Community advocates have also rejected Barbour's claim that the aid would commit the state to any future tax increase, underscoring that the UI benefits can be done on a temporary basis to provide much-needed relief, and when the funds run out the state can eliminate or scale back the reforms to ensure the system remains solvent without raising taxes on businesses.

Sounds like a good idea to me.

You can find the Petition here

Wednesday, April 15, 2009

For all you Teabaggers out there . . .

For all of my friends who are participating in Tax Tea Parties today . . . you might want to check out the definition of "Teabagging" on the great site, "Urban Dictionary." NOTE: this is not for the prudish or feint-hearted . . .

So to all of you who are upset at the New New Deal, may your teabags always be full . . .

Updike's Magnificent Easter Poem

My friend and law partner Luther Munford sent me this fantastic piece by the late John Updike, one of 20th Century America's greatest authors, and active practitioner of Protestant faith and freedom:

Seven Stanzas at Easter
By John Updike

Make no mistake: if He rose at all
it was as His body;
if the cells' dissolution did not reverse, the molecules reknit,
the amino acids rekindle,
the Church will fall.

It was not as the flowers,
each soft Spring recurrent;
it was not as His Spirit in the mouths and fuddled
eyes of the eleven apostles;
it was as His Flesh: ours.

The same hinged thumbs and toes,
the same valved heart
that — pierced — died, withered, paused, and then
regathered out of enduring Might
new strength to enclose.

Let us not mock God with metaphor,
analogy, sidestepping transcendence;
making of the event a parable, a sign painted in the
faded credulity of earlier ages:
let us walk through the door.

The stone is rolled back, not papier-mache,
not a stone in a story,
but the vast rock of materiality that in the slow
grinding of time will eclipse for each of us
the wide light of day.

And if we will have an angel at the tomb,
make it a real angel,
weighty with Max Planck's quanta, vivid with hair,
opaque in the dawn light, robed in real linen
spun on a definite loom.

Let us not seek to make it less monstrous,
for our own convenience, our own sense of beauty,
lest, awakened in one unthinkable hour, we are
embarrassed by the miracle,
and crushed by remonstrance.

Telephone Poles and Other Poems © 1961 by John Updike.

WTF??? Obama SG to SCOTUS: Let Cops End-Run Lawyers of Suspects

SCOTUSblog reports a disappointing development: the United States of America, through Obama Administration's Solicitor General, is arguing that law enforcement should be allowed to question suspects even after they have had lawyers appointed for them. As SCOTUSblog explains:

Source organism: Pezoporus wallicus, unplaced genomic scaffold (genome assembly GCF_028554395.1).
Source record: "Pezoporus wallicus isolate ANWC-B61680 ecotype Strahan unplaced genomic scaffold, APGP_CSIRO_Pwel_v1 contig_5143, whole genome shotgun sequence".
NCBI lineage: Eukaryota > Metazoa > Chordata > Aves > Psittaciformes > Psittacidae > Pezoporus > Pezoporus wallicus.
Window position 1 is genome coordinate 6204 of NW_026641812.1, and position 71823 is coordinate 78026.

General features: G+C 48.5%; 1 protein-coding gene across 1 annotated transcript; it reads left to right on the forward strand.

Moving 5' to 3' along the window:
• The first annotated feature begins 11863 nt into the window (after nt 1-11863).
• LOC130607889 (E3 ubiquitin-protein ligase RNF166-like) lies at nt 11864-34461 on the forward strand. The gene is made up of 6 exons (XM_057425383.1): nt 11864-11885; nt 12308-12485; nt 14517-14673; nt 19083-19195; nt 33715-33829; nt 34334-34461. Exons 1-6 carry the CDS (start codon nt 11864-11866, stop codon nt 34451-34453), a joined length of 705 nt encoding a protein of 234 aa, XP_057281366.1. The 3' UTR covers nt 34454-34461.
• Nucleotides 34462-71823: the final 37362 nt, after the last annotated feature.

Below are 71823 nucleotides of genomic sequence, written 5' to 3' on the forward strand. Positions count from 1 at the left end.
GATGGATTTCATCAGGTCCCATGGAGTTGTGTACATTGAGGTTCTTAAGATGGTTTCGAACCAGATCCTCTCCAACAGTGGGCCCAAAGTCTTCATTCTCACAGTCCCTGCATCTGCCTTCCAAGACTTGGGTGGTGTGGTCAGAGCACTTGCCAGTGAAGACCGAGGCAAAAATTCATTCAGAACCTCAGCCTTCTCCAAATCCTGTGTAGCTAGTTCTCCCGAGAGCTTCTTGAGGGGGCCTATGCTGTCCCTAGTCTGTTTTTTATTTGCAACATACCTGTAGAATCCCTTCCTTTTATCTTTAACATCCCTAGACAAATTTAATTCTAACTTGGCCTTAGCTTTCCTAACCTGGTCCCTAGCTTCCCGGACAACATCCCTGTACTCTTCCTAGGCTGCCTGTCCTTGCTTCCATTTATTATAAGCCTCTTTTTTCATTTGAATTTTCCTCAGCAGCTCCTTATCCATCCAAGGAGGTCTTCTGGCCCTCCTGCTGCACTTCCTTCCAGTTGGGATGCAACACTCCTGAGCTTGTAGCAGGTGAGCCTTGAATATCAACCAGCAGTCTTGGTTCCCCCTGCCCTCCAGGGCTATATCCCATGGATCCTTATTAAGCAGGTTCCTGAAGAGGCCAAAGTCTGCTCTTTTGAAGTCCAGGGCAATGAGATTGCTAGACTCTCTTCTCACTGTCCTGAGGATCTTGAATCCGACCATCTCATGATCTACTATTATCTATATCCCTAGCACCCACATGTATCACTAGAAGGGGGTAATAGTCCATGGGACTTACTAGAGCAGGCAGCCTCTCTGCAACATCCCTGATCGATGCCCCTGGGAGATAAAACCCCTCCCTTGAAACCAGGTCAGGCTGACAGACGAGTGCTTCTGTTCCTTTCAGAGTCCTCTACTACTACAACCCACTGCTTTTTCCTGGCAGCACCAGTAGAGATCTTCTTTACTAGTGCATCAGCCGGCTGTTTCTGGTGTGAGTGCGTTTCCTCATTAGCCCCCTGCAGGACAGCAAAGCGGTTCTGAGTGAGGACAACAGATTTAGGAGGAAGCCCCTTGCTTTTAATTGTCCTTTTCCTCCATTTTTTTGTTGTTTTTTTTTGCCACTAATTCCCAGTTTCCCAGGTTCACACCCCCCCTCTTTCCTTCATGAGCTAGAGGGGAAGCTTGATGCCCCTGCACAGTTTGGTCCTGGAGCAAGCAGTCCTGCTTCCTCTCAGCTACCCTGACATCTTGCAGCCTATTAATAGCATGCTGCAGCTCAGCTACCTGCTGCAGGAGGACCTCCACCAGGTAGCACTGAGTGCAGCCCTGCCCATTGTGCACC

"The U.S. Solicitor General, speaking for the federal government, urged the Supreme Court on Tuesday to overrule its 1986 decision in Michigan v. Jackson. Seeking to assure that the right to counsel is not lost during police interrogation, the Court ruled in Jackson that, once an accused has claimed that right in court, any waiver of that right during police questioning would not be valid unless the individual initiated communication with the officers."

The Government's amicus brief was filed in the case of Montejo v. Louisiana (07-1529), which was argued last January. The Supreme Court, in an unusual move, asked for supplemental briefing on whether Jackson should be overruled. The Obama Administration said it should, explaining:

“Although the Sixth Amendment affords criminal defendants a right to counsel at certain critical pre-trial stages, the Amendment should not prevent a criminal defendant from waiving that right and answering questions from police following assertion of that right at arraignment. Jackson serves no real purpose and fits poorly with this Court’s recent precedent; although the decision only occasionally prevents federal prosecutors from obtaining appropriate convictions, even that cost outweighs the decision’s meager benefits.”

The answer to this argument was put rather well by Justice Souter and four other members of the Court just last Monday. In Corley v. United States, the Court refused to overrule another longstanding rule -- the exclusion of confessions taken when the suspect has been detained for an unreasonable amount of time without being taken to Court for an initial appearance. [Note: this is called the McNabb-Mallory rule]. The Court's majority opinion, written by Justice Souter, said: